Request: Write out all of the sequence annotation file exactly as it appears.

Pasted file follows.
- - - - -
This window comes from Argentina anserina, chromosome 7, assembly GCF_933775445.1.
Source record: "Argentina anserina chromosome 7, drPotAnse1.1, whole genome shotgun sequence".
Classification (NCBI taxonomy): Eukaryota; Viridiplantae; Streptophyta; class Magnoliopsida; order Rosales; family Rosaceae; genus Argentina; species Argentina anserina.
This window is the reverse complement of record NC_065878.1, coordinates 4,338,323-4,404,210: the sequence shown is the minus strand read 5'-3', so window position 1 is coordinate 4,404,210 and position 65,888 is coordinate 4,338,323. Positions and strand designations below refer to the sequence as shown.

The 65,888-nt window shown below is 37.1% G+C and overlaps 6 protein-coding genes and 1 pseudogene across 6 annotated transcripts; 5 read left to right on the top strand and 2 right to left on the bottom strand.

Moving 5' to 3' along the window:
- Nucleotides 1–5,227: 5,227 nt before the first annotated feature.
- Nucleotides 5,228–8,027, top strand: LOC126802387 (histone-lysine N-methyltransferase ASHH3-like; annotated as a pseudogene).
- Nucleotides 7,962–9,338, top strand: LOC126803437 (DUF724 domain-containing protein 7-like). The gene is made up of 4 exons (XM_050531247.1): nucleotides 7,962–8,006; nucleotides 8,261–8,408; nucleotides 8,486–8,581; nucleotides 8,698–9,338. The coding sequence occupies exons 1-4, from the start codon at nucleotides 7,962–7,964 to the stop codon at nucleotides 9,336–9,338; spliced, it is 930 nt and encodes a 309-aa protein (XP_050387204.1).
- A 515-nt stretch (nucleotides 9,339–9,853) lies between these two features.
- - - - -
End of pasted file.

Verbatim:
This window comes from Argentina anserina, chromosome 7, assembly GCF_933775445.1.
Source record: "Argentina anserina chromosome 7, drPotAnse1.1, whole genome shotgun sequence".
Classification (NCBI taxonomy): Eukaryota; Viridiplantae; Streptophyta; class Magnoliopsida; order Rosales; family Rosaceae; genus Argentina; species Argentina anserina.
This window is the reverse complement of record NC_065878.1, coordinates 4,338,323-4,404,210: the sequence shown is the minus strand read 5'-3', so window position 1 is coordinate 4,404,210 and position 65,888 is coordinate 4,338,323. Positions and strand designations below refer to the sequence as shown.

The 65,888-nt window shown below is 37.1% G+C and overlaps 6 protein-coding genes and 1 pseudogene across 6 annotated transcripts; 5 read left to right on the top strand and 2 right to left on the bottom strand.

Moving 5' to 3' along the window:
- Nucleotides 1–5,227: 5,227 nt before the first annotated feature.
- Nucleotides 5,228–8,027, top strand: LOC126802387 (histone-lysine N-methyltransferase ASHH3-like; annotated as a pseudogene).
- Nucleotides 7,962–9,338, top strand: LOC126803437 (DUF724 domain-containing protein 7-like). The gene is made up of 4 exons (XM_050531247.1): nucleotides 7,962–8,006; nucleotides 8,261–8,408; nucleotides 8,486–8,581; nucleotides 8,698–9,338. The coding sequence occupies exons 1-4, from the start codon at nucleotides 7,962–7,964 to the stop codon at nucleotides 9,336–9,338; spliced, it is 930 nt and encodes a 309-aa protein (XP_050387204.1).
- A 515-nt stretch (nucleotides 9,339–9,853) lies between these two features.